Not running

Well, this past month has seen a few official announcements regarding next year’s Presidential Election in the United States. News releases ranged from the ridiculously obvious: President Obama is running for re-election (gee, name the last President that didn’t run? none in my lifetime); to the curious: Mitch Daniels might have had a change; to the relieving: Donald Trump? Really? Are we that stupid?

One other announcement was that Mike Huckabee was not going to run. I think that’s a good decision by him, for a variety of reasons. I think Hillary Clinton has announced that she’s not running, but that’s not surprising: sitting President in her own party? President Obama would have to do something stupid in the eyes of Democrats for her to do that (it’s kind of a given that, as President Bush was consistently mocked by Democrats, President Obama is mocked by Republicans).

Well, back in 2008 I had stated that I would run for President in 2012. At the moment, I want to announce that I have changed my mind. I will not be running for President this time (or next time).

Why not?

1.) I don’t want to.

That’s it. I know with a numbered list, you expect more, but there’s no more. To run for President these days invites such an intrusion into your life, the life of your family and friends, that you shouldn’t do it if you don’t want to.

Now, why do I think you care?

There are several ways to make a decision. As Christians, we make decisions based on our faith and what we consider to be the leadership of God Almighty. How we discern that matters, and I want to use my decision not to run for President as an illustration:

1. Our decisions must not run directly opposite the Word of God. Murder, theft, adultery are never what Christians ought to be doing. There are more complex ethics related to wartime---I do not find it “unChristian” to shoot Osama bin Laden, for example, but that’s a longer post for another day.

2. Our decisions must run along things we are directly commanded to do. That’s right, even under the New Covenant of “grace” and “free-will” there are commands for followers of Christ.

3. Our decisions ought to include wisdom from the combined witness of Scripture. For example, Scripture does not explicitly forbid running down the middle of interstate, but the wisdom of Scripture, that life is precious, shows us that we ought not do so.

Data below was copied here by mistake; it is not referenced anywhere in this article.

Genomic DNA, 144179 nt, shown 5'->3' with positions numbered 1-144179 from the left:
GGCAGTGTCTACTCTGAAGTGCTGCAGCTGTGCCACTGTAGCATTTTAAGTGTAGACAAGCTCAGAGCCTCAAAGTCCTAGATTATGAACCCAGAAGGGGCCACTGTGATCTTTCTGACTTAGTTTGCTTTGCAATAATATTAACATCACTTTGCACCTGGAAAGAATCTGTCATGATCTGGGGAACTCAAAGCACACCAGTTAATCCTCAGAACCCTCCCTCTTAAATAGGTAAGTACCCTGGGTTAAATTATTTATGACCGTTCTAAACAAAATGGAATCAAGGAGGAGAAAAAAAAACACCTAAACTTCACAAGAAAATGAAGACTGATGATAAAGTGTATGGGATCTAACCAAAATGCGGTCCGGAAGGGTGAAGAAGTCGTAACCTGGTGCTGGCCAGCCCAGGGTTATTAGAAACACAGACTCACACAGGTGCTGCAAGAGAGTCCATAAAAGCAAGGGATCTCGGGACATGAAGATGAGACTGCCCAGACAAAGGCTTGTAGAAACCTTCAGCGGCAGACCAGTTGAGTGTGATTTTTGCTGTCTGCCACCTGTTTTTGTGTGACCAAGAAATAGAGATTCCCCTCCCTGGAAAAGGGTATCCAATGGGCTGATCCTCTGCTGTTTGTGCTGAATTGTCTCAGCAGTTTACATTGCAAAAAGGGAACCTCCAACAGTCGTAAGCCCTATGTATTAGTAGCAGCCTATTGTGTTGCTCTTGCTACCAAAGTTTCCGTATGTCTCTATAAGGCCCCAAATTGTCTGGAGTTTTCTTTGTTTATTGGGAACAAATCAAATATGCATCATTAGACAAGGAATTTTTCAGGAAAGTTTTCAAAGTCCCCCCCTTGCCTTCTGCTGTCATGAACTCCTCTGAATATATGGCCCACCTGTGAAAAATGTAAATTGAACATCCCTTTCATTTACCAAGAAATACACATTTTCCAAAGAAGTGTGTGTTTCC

4. Our decisions ought to be driven by what we are created to do. That includes the big picture: created for God’s glory; and the little picture: what are your natural talents? For example, I can’t sing---so I can’t decide that God wants me to go on American Idol and win. I’m not made for that. I’ve thought about Last Comic Standing or Next Iron Chef, but so far, not yet…

So, how does not running for President fit?

1. Scripture does not forbid a Christian from seeking to influence or even direct the secular government. Again, there are complex ethics related to how, but a simple look does not demand avoiding the process.

2. Scripture does not explicitly command me to run. I am commanded to make disciples, to assemble with believers for encouragement, and to love my neighbor as myself. So, I don’t have to do it.

3. Scriptural wisdom speaks to being honorable, but being careful about being involved with kings. Also, about the king needing to be very wise and very patient. I’m not very patient and am often not wise---even though we’re not talking king.

4. Finally, what am I made for? In seeking God’s glory---how does a small-town pastor trying to run for President glorify God? My family and my church need me more than that. My skills and talents, beyond that, are not what the country needs right now. I am not made for running a country. I’m an academic-type, and academic-types sometimes have trouble with the real world.

So, how about you?

How are you making decisions? Do you just take what comes? Do you have any other suggestions about how to choose what you’re doing?

 

Doug

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